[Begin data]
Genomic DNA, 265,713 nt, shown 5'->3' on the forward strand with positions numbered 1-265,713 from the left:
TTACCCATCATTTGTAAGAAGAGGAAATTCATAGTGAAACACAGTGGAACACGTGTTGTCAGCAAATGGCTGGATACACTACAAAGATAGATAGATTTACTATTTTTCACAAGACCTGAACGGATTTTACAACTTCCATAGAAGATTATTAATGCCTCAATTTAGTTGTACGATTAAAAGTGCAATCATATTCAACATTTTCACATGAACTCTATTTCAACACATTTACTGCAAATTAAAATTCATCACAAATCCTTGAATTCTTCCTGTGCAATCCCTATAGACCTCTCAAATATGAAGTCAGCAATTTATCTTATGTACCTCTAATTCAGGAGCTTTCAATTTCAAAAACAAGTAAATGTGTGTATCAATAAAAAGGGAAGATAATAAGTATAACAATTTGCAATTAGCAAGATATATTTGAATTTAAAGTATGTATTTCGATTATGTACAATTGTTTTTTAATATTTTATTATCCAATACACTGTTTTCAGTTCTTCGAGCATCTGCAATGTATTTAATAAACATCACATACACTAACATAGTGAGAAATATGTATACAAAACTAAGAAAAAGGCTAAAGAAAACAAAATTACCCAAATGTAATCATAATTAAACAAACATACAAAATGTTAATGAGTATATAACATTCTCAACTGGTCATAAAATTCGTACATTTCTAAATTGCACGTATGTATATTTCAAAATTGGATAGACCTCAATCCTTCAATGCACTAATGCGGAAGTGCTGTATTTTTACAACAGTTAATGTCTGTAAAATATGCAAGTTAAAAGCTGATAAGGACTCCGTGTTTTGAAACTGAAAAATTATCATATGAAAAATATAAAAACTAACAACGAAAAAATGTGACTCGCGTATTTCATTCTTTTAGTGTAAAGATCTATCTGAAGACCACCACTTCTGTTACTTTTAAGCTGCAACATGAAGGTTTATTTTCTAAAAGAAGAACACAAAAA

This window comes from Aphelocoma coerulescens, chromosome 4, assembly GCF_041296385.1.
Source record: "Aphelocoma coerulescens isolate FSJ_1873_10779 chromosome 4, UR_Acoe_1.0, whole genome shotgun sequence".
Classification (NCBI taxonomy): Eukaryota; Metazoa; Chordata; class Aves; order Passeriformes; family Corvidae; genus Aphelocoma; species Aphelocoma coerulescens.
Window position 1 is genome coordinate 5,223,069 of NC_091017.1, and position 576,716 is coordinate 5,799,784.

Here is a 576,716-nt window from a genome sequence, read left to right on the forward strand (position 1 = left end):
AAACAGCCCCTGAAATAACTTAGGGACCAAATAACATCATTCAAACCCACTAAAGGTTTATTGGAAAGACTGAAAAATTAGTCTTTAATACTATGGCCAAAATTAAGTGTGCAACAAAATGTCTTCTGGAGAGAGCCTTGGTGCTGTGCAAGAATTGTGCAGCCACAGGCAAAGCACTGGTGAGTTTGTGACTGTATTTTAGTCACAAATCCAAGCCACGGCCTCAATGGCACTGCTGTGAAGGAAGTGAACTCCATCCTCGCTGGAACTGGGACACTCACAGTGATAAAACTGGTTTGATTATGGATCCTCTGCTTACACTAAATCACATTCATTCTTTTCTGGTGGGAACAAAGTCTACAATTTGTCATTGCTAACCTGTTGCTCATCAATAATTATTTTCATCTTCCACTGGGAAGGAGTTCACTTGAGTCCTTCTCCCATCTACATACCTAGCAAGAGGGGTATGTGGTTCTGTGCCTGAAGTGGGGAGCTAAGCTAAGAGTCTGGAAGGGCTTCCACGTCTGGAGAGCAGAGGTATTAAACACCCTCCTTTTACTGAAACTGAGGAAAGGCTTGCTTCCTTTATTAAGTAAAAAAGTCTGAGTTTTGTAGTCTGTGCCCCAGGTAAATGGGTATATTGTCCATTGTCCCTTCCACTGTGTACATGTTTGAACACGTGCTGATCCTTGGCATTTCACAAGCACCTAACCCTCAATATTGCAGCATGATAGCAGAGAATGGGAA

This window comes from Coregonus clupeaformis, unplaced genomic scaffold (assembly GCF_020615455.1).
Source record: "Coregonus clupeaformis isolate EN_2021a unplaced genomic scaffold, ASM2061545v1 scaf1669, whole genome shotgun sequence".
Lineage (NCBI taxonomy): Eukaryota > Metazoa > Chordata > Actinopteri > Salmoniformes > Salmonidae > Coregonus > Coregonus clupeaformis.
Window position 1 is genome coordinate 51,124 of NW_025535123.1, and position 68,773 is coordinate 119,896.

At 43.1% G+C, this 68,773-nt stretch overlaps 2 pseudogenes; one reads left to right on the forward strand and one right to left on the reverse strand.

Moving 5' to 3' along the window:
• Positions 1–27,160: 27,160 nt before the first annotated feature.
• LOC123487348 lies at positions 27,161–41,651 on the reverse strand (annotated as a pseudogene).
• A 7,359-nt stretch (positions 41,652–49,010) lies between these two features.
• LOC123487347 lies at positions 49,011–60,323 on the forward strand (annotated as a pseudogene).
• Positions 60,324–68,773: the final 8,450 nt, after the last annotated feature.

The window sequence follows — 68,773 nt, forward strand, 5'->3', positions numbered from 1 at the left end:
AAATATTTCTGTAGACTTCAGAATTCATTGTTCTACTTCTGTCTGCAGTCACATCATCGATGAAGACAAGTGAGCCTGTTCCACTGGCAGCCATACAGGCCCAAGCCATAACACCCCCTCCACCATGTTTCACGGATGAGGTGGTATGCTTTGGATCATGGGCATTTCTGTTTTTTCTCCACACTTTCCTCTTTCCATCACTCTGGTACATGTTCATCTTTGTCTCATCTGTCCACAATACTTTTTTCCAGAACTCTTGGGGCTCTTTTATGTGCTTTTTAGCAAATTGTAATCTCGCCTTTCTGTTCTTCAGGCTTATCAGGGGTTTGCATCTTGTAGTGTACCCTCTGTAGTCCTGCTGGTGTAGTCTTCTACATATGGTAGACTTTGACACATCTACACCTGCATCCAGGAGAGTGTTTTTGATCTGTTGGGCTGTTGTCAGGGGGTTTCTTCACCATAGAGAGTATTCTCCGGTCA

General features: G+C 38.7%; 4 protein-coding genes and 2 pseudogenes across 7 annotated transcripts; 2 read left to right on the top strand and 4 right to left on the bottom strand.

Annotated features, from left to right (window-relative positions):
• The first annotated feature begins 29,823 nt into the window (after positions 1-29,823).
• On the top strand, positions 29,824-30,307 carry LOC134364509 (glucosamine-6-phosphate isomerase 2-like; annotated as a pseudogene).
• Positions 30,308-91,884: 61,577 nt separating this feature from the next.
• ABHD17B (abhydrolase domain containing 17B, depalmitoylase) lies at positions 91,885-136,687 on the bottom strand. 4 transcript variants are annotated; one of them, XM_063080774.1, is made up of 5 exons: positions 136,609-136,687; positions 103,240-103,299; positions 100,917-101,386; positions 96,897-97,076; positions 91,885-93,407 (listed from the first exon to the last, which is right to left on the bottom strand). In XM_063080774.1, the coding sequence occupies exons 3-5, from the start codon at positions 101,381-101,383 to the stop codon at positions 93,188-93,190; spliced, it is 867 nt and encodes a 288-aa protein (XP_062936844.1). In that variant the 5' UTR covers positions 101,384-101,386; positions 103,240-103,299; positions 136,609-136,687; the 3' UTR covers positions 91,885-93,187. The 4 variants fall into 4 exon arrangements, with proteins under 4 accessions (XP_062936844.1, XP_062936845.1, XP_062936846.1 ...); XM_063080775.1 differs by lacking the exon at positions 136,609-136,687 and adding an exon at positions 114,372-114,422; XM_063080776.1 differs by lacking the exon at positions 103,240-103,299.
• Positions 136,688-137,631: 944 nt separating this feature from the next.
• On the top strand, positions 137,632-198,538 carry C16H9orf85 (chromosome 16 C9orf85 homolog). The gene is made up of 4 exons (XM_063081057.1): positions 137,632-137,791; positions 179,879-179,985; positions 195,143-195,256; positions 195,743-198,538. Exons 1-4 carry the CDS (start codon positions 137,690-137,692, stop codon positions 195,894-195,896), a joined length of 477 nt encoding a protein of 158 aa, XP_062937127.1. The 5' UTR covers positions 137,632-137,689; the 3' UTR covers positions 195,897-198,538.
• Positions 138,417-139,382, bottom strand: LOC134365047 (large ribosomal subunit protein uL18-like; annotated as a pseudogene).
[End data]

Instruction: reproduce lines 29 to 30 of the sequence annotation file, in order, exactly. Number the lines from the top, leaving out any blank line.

• On the top strand, positions 137,632-198,538 carry C16H9orf85 (chromosome 16 C9orf85 homolog). The gene is made up of 4 exons (XM_063081057.1): positions 137,632-137,791; positions 179,879-179,985; positions 195,143-195,256; positions 195,743-198,538. Exons 1-4 carry the CDS (start codon positions 137,690-137,692, stop codon positions 195,894-195,896), a joined length of 477 nt encoding a protein of 158 aa, XP_062937127.1. The 5' UTR covers positions 137,632-137,689; the 3' UTR covers positions 195,897-198,538.
• Positions 138,417-139,382, bottom strand: LOC134365047 (large ribosomal subunit protein uL18-like; annotated as a pseudogene).